Book Image

Python Machine Learning By Example - Third Edition

By : Yuxi (Hayden) Liu
Book Image

Python Machine Learning By Example - Third Edition

By: Yuxi (Hayden) Liu

Overview of this book

Python Machine Learning By Example, Third Edition serves as a comprehensive gateway into the world of machine learning (ML). With six new chapters, on topics including movie recommendation engine development with Naïve Bayes, recognizing faces with support vector machine, predicting stock prices with artificial neural networks, categorizing images of clothing with convolutional neural networks, predicting with sequences using recurring neural networks, and leveraging reinforcement learning for making decisions, the book has been considerably updated for the latest enterprise requirements. At the same time, this book provides actionable insights on the key fundamentals of ML with Python programming. Hayden applies his expertise to demonstrate implementations of algorithms in Python, both from scratch and with libraries. Each chapter walks through an industry-adopted application. With the help of realistic examples, you will gain an understanding of the mechanics of ML techniques in areas such as exploratory data analysis, feature engineering, classification, regression, clustering, and NLP. By the end of this ML Python book, you will have gained a broad picture of the ML ecosystem and will be well-versed in the best practices of applying ML techniques to solve problems.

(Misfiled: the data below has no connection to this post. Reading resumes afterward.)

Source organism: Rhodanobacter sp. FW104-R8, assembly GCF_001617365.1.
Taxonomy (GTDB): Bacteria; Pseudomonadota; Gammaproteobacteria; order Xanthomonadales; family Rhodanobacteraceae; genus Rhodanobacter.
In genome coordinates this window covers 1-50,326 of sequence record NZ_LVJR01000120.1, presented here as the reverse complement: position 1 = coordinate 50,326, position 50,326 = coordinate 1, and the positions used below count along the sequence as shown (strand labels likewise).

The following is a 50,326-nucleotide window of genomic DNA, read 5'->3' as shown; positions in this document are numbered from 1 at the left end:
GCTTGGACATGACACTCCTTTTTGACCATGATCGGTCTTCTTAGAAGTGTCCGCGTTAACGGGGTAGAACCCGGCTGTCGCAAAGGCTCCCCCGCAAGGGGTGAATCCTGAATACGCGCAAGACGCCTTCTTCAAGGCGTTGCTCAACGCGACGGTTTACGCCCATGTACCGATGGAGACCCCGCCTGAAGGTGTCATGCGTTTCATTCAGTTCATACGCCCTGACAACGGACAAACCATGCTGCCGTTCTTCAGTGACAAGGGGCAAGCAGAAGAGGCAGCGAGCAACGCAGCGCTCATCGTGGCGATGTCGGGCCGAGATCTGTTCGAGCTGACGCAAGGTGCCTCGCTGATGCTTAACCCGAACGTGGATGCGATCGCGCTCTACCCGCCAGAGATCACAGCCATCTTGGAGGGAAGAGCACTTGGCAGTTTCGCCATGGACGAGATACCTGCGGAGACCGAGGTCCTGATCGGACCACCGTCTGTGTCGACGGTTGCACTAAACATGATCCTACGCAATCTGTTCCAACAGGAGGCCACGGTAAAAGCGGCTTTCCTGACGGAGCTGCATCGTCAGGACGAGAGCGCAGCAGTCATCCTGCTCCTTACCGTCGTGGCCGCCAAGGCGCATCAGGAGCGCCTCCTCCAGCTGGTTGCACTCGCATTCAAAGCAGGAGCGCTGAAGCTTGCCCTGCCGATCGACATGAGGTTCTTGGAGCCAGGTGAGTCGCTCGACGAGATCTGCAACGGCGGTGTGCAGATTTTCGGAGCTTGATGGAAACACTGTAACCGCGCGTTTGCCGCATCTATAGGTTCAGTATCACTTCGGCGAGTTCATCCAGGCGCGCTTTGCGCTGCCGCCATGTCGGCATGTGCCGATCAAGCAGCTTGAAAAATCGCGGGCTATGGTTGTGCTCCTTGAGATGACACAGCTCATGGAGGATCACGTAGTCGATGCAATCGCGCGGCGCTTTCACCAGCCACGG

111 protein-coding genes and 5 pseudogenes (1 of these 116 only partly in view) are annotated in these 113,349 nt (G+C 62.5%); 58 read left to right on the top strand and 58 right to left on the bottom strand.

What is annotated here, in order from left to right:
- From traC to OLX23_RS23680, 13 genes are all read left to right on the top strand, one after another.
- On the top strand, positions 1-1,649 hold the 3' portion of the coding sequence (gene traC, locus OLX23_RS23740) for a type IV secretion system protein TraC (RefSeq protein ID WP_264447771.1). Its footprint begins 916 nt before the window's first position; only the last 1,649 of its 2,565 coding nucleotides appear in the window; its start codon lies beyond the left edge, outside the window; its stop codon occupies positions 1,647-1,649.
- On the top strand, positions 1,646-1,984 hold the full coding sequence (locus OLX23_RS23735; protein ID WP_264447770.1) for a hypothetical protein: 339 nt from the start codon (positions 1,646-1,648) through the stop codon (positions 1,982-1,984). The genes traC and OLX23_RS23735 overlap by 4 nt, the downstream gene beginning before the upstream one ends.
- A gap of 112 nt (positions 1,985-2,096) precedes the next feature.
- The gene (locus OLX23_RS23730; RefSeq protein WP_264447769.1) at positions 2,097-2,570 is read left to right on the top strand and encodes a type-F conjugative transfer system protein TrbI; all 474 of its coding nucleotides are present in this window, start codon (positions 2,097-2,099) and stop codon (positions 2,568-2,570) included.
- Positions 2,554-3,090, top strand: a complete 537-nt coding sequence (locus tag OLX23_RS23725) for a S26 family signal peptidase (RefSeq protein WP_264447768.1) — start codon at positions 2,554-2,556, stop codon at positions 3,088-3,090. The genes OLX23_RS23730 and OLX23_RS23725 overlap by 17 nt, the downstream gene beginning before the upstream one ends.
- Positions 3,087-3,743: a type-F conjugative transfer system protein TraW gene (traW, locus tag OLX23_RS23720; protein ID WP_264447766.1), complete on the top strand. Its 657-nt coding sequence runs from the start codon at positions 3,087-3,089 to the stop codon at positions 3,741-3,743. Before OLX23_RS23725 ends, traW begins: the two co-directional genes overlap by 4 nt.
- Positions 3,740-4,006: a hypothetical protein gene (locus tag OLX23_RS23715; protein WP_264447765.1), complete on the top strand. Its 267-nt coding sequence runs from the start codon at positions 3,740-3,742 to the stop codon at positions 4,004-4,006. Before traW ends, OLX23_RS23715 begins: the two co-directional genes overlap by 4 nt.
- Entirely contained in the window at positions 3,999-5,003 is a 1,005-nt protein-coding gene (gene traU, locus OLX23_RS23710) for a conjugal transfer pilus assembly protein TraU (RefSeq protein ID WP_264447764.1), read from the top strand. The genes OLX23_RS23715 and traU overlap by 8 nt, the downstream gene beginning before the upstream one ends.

Table of Contents (17 chapters)
Other Books You May Enjoy

Exploring a decision tree from the root to the leaves

A decision tree is a tree-like graph, that is, a sequential diagram illustrating all of the possible decision alternatives and their corresponding outcomes. Starting from the root of a tree, every internal node represents the basis on which a decision is made. Each branch of a node represents how a choice may lead to the next nodes. And, finally, each terminal node, the leaf, represents the outcome produced.

For example, we have just made a couple of decisions that brought us to the point of using a decision tree to solve our advertising problem:

Figure 4.2: Using a decision tree to find the right algorithm

The first condition, or the root, is whether the feature type is numerical or categorical. Ad clickstream data contains mostly categorical features, so it goes to the right branch. In the next node, our work needs to be interpretable by non-technical clients. So, it goes...